Practice is a noun (a thing) that refers to ‘the time someone regularly spends on an activity because it’s a habit / custom or they want to get better at it’ – e.g. I go to band practice three times a week. Practise is a verb (an action) that means ‘to repeat an activity in order to master it or because it’s part of a routine / custom’ – e.g. I practise with the band three times a week.
Practice or practise?
For speakers of American English, there is no need to think about this difference because the noun and the verb are the same word (practice with a /c/). For example, Americans can say:
However, if you’re learning British English, it’s a bit more confusing! Practice and Practise are homophones so they sound the same (both are pronounced: ˈpræktɪs). We spell the noun with /c/ (practice) and the verb with /s/ (practise). Here are some examples of correct vs. incorrect usage of practice and practise in British English:
The easiest rule to remember the difference is: practice is a noun and practise is a verb.
Ask yourself: Is it the time you spend on an activity (noun) or is it a repeated action (verb)?
Practice and practise are words that even native speakers often confuse! Let’s look at the different meanings and constructions of practice and practise in more detail. Remember, ‘practice makes perfect’!
In many situations, we can choose to use practice (noun) or practise (verb) to express the same thing. To do this, we need to change the sentence construction.
Different word, same meaning:
|Time||Practice (noun)||Practise (verb)|
|Past||I went to basketball practice last week.||I practised basketball last week.|
|Present||I go to dance practice twice a week.||I practise dance twice a week.|
|Future||I will do my piano practice later.||I will practise piano later.|
What does practice mean?
Practice (noun) means: ‘the time regularly spent on an activity’.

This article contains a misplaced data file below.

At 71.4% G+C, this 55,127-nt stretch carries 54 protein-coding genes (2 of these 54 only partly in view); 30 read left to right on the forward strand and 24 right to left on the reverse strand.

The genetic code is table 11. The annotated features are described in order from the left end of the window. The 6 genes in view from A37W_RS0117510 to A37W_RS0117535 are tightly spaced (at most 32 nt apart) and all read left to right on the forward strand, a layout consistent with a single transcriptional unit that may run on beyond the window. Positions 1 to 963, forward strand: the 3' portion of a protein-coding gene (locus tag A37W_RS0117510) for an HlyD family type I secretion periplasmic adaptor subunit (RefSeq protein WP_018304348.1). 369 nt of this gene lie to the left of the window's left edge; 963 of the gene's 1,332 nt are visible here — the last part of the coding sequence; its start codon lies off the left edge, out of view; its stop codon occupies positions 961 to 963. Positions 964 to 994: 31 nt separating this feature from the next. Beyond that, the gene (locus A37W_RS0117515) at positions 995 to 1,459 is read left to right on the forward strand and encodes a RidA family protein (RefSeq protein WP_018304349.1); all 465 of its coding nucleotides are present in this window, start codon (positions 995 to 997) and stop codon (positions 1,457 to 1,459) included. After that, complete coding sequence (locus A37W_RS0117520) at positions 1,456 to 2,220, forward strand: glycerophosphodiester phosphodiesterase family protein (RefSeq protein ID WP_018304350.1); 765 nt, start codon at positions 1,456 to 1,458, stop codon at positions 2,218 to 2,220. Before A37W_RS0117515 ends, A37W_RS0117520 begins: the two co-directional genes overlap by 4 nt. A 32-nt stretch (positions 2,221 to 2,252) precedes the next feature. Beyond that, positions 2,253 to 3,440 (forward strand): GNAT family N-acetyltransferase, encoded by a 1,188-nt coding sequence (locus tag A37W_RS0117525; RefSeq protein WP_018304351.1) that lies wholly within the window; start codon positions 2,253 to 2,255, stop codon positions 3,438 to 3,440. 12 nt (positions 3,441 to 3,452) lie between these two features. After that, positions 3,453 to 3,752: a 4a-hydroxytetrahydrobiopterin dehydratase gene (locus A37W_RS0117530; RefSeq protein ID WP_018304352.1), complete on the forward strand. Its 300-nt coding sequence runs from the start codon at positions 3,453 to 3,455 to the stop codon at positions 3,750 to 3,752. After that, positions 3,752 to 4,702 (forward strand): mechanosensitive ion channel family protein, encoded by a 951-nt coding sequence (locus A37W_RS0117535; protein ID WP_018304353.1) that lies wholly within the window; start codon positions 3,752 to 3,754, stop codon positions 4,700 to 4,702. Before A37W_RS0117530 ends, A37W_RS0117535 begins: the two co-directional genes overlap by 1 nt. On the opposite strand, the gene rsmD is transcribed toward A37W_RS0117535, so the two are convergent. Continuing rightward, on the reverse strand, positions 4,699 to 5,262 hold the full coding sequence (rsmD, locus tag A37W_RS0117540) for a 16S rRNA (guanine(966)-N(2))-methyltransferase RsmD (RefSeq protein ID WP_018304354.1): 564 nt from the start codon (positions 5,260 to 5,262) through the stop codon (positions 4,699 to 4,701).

Synonyms: habit, preparation, custom, routine.
Set expressions: put into practice, best practice, common practice, practice makes perfect.
As we mentioned before, practice refers to the time we spend on an activity to get better at it or because it’s a set of rules or customs – e.g. It takes a lot of practice to be a good tennis player (time needed to improve) or The practice of prayer is an essential part of worship (a custom).
Examples with practice (noun) in a sentence:
What does practise mean?
Practise (verb) means: ‘to repeat an action in order to master it or because it forms part of a custom, routine or process’.
Synonyms: rehearse, undertake, perfect, review, repeat.
Set expressions: Practise what you preach (to do what you say you are going to do).
As we mentioned above, practise usually means ‘to repeat an activity in order to to improve or master it’ – e.g. I practise basketball every day. Its other common meaning is ‘ to participate in an activity that forms part of a tradition, custom or process’ – e.g. The company staff practise wearing casual dress on Fridays.
Additional meanings: Practise can also mean ‘to work in a highly skilled profession’ – e.g. She practised medicine for 40 years before she retired.
Examples with practise (verb) in a sentence:
Quiz: Practice or practise?
Try these exercises to test your understanding of the differences between practice and practise. Remember, the only way to get better at something is ‘practice, practice, practice’!
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